Kawasaki is one of the world's major manufacturers of motorcycles with an extensive product line. The Ninja sport bike and Vulcan cruiser are the primary models of today's Kawasaki line up. In racing their team color is green.
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The history of Kawasaki...
A huge company which produces
boats, trains, planes and (oh yes!) motorcycles. The motorcycle
division is actually quite small compared to the other huge
segments and was only really started to increase the value &
awareness of the brand among the people. In 1960 their first
motorcycle rolled of the lined a 125cc two stroke.
Helped by the knowledge of the
Meguro company which Kawasaki had taken over (Meguro was the
oldest motorcycle company in Japan) the company moved into the
production of big bikes around 1966. The model was called the W1
The W1 wasn’t such a success
because all the rival bikes were still faster, lighter and
better steering. So Kawasaki developed two lighter versions A1
Samurai (250cc) and the A7 Avenger (350cc). Which ended up being
a little more successful.
In 1969 Kawasaki started to develop
a name for itself with bikes with very high performance, the
start was the H1 model (500cc) also known as the Mach III.
However the H1 was excellent for wheelies due to its backward
weight layout. It gulped a lot of fuel and had a hard core
reputation. Two smaller versions were also released the S1
(250cc) and the S2 (350cc). In 1972 a bigger version of the
original was produced called (surprise..) H2 or Mach IV (748cc).
The production stopped when emission rules got too strict in the
Even if the H models didn’t
handle well, Kawasaki developed a super bike which no other
manufacturer could compete with at the time. The Z1 from 1973
was a 903cc engine but it was first planned as a 750cc engine
but Kawasaki waited and improved the engine because of the Honda
CB750 introduction in 1968. Z1 had a great reputation and was
very popular due to the price and performance ratio. The name
‘king’ was its alias. In 1976 the Z1 became the Z900 and the
engine was improved. Later the Z1000 was launched because of
more engine power.
Towards the end of the 1970’s
Kawasaki developed a few smaller ‘zed’ bikes like the Z650
which was introduced in 1977. And a big ‘zed’ Z1300 which
was also partly engineer as to out perform the other Japanese
companies with a big, stronger, heavier bike. But Japan still
had to learn that bigger wasn’t always better and the Z1300
wasn’t a big success to the company.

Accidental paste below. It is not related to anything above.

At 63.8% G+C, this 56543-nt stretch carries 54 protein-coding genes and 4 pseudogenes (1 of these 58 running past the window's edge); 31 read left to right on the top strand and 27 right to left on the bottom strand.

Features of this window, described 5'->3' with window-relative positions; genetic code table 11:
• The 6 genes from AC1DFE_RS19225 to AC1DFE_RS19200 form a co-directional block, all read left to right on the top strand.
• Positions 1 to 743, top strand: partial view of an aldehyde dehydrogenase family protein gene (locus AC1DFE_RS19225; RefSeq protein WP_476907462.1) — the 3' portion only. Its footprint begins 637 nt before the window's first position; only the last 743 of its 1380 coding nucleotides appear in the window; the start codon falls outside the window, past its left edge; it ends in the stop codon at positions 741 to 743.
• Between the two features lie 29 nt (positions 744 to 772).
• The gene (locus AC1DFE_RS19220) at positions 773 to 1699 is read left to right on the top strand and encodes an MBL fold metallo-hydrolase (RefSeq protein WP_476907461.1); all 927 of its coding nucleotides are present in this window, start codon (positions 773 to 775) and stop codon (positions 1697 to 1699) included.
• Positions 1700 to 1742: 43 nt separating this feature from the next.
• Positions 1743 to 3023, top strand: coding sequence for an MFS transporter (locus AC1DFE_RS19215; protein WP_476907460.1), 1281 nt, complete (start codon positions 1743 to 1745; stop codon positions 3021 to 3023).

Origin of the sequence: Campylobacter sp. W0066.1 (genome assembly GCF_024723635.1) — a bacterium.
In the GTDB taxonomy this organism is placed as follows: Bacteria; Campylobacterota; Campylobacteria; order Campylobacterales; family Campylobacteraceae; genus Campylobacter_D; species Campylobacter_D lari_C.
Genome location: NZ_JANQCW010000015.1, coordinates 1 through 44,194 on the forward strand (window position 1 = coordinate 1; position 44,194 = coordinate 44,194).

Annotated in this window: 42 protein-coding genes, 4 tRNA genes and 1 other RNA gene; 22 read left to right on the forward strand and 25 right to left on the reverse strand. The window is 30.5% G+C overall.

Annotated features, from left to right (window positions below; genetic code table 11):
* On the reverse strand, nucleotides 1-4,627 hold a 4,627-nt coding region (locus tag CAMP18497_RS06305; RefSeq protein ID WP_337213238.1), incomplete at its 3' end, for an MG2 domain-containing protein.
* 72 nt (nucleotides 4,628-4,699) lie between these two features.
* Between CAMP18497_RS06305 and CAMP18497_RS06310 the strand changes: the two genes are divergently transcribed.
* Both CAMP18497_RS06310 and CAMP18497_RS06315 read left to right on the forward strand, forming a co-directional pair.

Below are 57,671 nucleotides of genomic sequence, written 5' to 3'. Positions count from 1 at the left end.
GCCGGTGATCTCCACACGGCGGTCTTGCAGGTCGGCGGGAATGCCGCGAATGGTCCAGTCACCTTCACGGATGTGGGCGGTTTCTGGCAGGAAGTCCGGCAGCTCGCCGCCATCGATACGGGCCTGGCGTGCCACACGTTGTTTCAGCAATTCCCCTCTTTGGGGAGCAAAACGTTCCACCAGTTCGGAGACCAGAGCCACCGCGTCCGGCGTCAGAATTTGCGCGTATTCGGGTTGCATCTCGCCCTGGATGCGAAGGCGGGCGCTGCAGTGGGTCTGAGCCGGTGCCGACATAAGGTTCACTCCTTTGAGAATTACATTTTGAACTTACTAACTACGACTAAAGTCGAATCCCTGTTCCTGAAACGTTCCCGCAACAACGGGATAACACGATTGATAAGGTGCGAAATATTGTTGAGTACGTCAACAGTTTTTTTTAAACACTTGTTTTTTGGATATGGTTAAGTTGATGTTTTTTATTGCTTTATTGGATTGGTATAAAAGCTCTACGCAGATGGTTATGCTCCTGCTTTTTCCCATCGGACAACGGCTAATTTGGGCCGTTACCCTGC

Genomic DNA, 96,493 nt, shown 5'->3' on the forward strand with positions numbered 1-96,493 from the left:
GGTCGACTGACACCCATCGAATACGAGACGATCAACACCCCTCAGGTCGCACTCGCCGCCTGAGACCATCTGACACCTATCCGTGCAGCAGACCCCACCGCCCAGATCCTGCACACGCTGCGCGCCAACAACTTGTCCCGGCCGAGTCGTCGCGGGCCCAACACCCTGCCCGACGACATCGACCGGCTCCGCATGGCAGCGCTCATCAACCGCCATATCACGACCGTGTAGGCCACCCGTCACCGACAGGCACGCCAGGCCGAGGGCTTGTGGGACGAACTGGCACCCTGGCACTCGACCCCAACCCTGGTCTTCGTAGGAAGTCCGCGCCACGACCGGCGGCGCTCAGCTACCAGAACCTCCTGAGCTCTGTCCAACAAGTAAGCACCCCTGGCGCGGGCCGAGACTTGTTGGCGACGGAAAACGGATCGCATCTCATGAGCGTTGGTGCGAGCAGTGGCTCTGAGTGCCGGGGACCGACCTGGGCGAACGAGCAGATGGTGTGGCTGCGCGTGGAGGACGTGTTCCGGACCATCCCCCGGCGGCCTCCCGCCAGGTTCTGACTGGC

Kawasaki built a nicely full
fairing bike with a strong engine and an outrageous performance
called the GPZ900R (908cc). It was very popular both on the race
track and on the road. And it was a comfort to ride.
The beginning of the 1990’s all
the Japanese manufacturers were competing very hard in the super
bike models and any advantage above the other would bring credit
and success. Kawasaki stepped right up and took that credit with
the development of the ZZR-R1100 (1052cc) which was launched in
1990 and became the fastest production bike for 5 years .
The ZZR-R1100 was popular not only
for it’s speed and power but the strong frame and good
suspension made it a good tour motorcycle… but also very fast.
In 2002 Kawasaki replaced it with the ZZR-1200. Which was design
for more middle end power and better handling. And a smaller ZZR
600 had also joined the lineup of ZZR’s earlier on in the
In 2000 Kawasaki had already
launched an ultra super bike called the ZX-12R (1199cc). It’s
pure weight, unique frame and 176 bhp was enough to blast most
Kawasaki had lost some of the
reputation for performance by 2000 but Kawasaki president
Shinichi Morita had promised that Kawasaki would be back and
indeed with the arrival of the ZX-12R and the ZX-6R Kawasaki did
make a nice comeback.
The ZX-6R was already launched in
1995 but the 2003 new ZX-6R (636cc) had been truly redesigned
and engineered to new aggressive fast racing machine. Kawasaki
has taken much aspects from the racing technology and integrated
it into this new bike. In 2003 Kawasaki also launched a street
bike model called the Z1000 with a funky styling and a flexible
powerful engine. Kawasaki was / is winning its power name back.